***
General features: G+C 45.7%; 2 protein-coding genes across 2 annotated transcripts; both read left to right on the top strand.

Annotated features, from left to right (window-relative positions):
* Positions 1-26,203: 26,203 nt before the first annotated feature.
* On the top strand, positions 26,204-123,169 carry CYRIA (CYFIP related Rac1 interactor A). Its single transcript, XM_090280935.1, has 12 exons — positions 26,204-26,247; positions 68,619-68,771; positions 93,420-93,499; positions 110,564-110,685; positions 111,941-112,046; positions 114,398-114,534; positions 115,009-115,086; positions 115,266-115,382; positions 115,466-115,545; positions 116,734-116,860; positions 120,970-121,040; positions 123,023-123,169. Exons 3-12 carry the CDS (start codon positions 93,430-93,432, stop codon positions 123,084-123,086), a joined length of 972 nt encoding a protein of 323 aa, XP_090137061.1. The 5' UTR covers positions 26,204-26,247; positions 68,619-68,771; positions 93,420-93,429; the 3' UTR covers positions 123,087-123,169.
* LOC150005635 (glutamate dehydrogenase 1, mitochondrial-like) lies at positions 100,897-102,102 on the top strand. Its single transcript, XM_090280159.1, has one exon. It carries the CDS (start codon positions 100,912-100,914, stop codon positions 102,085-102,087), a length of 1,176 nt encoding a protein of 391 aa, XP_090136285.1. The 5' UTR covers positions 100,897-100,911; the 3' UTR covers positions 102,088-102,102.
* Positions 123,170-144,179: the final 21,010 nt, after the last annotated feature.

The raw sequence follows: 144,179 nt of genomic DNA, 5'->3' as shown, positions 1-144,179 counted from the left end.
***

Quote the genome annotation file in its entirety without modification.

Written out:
General features: G+C 45.7%; 2 protein-coding genes across 2 annotated transcripts; both read left to right on the top strand.

Annotated features, from left to right (window-relative positions):
* Positions 1-26,203: 26,203 nt before the first annotated feature.
* On the top strand, positions 26,204-123,169 carry CYRIA (CYFIP related Rac1 interactor A). Its single transcript, XM_090280935.1, has 12 exons — positions 26,204-26,247; positions 68,619-68,771; positions 93,420-93,499; positions 110,564-110,685; positions 111,941-112,046; positions 114,398-114,534; positions 115,009-115,086; positions 115,266-115,382; positions 115,466-115,545; positions 116,734-116,860; positions 120,970-121,040; positions 123,023-123,169. Exons 3-12 carry the CDS (start codon positions 93,430-93,432, stop codon positions 123,084-123,086), a joined length of 972 nt encoding a protein of 323 aa, XP_090137061.1. The 5' UTR covers positions 26,204-26,247; positions 68,619-68,771; positions 93,420-93,429; the 3' UTR covers positions 123,087-123,169.
* LOC150005635 (glutamate dehydrogenase 1, mitochondrial-like) lies at positions 100,897-102,102 on the top strand. Its single transcript, XM_090280159.1, has one exon. It carries the CDS (start codon positions 100,912-100,914, stop codon positions 102,085-102,087), a length of 1,176 nt encoding a protein of 391 aa, XP_090136285.1. The 5' UTR covers positions 100,897-100,911; the 3' UTR covers positions 102,088-102,102.
* Positions 123,170-144,179: the final 21,010 nt, after the last annotated feature.

The raw sequence follows: 144,179 nt of genomic DNA, 5'->3' as shown, positions 1-144,179 counted from the left end.